JDI Barbell

PARTICIPATING BUSINESS

Revealing the competitive spirit in everyone.

JDI Barbell: Q&A with Founder Jesse Irizarry

Jesse Irizarry of JDI Barbell walks us through his journey as a competitive lifter, and how building a community at his gym inspired him to give back.

Jesse Irizarry is the head coach and owner of JDI Barbell in Long Island City. A former competitive Olympic-style weightlifter and powerlifter, he opened this gym to share his love and passion for weightlifting with the local community.

Keys to the Community: Could you start by telling us a little about how you came to found the Barbell club and your career as a weightlifter?

Jesse Irizarry: I got into lifting weights at a really young age. The next step for me was boxing — my father first took me to a boxing gym when I was 11. Through that hobby, I became interested in Olympic-style weightlifting, which I began training for when I was around 19. From there, I graduated to powerlifting, which I pursued competitively for about seven years.

My wife and I moved up to New York about three years ago. That’s when I left behind my life as a competitive weightlifter. I liked being a strength coach, and loved the idea of helping athletes pursue their goals.

I was running some programs out of a gym for about a year and a half, particularly associated with their CrossFit gym — but CrossFit wasn’t my background or what I wanted to be doing long-term. The owner of the gym liked the idea of having a barbell club in the gym, but we quickly outgrew the space he had available. That’s when I knew it was time to start my own thing.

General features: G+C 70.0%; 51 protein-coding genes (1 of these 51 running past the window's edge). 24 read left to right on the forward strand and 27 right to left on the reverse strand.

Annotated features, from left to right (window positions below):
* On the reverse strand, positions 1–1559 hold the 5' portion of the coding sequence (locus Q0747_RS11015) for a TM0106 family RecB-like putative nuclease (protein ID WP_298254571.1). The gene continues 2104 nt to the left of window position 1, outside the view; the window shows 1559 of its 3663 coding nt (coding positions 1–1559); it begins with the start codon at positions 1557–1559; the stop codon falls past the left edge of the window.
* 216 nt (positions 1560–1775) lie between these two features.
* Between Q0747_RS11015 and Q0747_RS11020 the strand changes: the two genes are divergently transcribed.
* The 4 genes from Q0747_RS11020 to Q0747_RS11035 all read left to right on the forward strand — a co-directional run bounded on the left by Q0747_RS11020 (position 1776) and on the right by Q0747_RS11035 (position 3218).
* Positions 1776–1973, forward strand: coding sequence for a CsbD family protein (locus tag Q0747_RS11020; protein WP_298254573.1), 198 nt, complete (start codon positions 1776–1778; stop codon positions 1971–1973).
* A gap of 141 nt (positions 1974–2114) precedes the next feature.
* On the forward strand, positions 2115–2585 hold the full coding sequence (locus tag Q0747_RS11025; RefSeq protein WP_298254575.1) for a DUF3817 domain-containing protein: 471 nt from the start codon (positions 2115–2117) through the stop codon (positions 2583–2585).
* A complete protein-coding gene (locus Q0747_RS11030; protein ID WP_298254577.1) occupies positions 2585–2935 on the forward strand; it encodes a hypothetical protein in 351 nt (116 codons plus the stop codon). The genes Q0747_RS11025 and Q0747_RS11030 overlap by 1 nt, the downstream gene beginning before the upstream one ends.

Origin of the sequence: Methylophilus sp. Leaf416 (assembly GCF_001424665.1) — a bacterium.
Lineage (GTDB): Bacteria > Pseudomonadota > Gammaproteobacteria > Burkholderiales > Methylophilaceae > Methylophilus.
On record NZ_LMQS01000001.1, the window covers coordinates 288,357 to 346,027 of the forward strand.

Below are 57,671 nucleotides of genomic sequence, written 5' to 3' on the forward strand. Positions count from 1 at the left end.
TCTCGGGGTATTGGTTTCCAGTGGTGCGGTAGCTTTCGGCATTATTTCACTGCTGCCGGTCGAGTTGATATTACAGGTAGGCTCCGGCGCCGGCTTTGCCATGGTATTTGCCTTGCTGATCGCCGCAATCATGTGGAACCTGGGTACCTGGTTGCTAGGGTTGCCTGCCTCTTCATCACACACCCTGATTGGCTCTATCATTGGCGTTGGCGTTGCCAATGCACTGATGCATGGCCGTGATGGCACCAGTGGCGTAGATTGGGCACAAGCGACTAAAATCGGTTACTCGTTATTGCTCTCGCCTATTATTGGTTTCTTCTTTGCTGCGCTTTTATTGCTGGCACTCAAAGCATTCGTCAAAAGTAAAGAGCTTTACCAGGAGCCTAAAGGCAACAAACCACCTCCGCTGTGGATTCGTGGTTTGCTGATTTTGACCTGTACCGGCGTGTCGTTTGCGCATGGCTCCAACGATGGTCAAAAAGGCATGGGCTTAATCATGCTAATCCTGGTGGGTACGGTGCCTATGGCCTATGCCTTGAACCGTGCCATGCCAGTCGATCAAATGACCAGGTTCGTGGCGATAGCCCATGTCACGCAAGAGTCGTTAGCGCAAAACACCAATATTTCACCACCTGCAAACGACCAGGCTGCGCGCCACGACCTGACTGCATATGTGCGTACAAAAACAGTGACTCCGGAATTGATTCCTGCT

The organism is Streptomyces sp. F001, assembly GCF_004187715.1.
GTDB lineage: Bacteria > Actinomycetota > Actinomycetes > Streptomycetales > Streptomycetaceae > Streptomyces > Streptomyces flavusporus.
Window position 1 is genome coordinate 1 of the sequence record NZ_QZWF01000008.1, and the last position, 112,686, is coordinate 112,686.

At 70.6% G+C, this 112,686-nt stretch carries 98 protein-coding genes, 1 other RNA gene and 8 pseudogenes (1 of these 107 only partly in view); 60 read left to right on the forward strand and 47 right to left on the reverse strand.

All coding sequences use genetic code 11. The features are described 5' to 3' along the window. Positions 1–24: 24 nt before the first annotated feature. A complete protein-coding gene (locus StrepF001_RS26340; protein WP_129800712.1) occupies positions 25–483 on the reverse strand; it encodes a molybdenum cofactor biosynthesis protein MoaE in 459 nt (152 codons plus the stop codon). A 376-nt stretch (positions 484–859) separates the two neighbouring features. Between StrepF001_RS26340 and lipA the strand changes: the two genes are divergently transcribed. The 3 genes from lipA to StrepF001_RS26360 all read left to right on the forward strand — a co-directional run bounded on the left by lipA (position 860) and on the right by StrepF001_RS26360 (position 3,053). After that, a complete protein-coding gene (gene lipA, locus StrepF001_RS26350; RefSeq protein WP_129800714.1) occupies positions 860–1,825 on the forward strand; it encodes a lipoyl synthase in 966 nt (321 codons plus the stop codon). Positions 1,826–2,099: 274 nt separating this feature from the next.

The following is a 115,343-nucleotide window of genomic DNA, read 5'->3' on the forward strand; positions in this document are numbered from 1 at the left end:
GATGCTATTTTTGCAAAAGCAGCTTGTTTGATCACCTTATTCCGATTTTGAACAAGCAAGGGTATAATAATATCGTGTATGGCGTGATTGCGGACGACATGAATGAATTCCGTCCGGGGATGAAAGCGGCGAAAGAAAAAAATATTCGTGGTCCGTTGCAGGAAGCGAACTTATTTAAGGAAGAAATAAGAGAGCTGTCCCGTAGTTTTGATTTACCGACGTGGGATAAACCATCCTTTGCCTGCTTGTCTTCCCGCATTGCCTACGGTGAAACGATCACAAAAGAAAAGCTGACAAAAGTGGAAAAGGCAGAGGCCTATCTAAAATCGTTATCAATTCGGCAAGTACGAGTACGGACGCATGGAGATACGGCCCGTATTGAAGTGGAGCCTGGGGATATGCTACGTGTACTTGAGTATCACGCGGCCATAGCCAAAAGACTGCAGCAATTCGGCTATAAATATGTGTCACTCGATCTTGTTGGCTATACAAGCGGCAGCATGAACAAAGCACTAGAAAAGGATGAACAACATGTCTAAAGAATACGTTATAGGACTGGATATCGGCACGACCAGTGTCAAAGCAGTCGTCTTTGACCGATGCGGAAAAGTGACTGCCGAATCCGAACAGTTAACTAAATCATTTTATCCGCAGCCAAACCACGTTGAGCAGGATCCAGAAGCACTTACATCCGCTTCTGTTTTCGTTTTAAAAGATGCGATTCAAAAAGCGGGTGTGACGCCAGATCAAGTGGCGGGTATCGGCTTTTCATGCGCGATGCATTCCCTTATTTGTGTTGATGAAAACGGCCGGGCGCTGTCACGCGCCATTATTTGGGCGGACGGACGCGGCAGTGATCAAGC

So we opened JDI in April of last year. We offer something that I think was not really common until a few years back. Before, everyone was really concerned about how they look — now the focus is on strength training, in part because of CrossFit’s swell of popularity in the past decade.

K2C: So you run a gym alongside private coaching? What kind of services do you offer?

JI: We have a weightlifting team as well. We do a lot of organized group training for lifting. We have one group specifically dedicated to big weightlifting, and another focused on basic weight training (we do a lot of squats!). People don’t just come here to work out on their own: they know that they’ll have the support of staff who can help them with their form and generally encourage them to push themselves. It’s an awesome environment.

K2C: How did your connection to Jay and Keys to the Community get started?

JI: Jay heard about my gym and me as a coach, and sought me out because he wanted to get in shape again and specifically get back into jiu-jitsu. Along the way, he fell in love with lifting weights — not just to improve his athleticism, but also because he loved seeing the measurable progress he could make in a relatively short time. Jay is big into community, and he loved being a part of a group of people who shared a common goal of improving their lives.

When he founded Keys to the Community, Jay wanted to get me involved because he felt as if we had already built a great community. The idea was to build awareness around his mission in a different environment.

K2C: Tell us a little about the work you’re doing together.

JI: Jay and I are planning on hosting friendly competition fitness and strength events at JDI Barbell to increase awareness and raise money for the causes that Keys to the Community addresses. We want to gather a group of people, both from our gym and elsewhere, to compete for points in weightlifting events based on number of reps or weight lifted within a time limit. If the participants reach their goals, we raise money for the cause.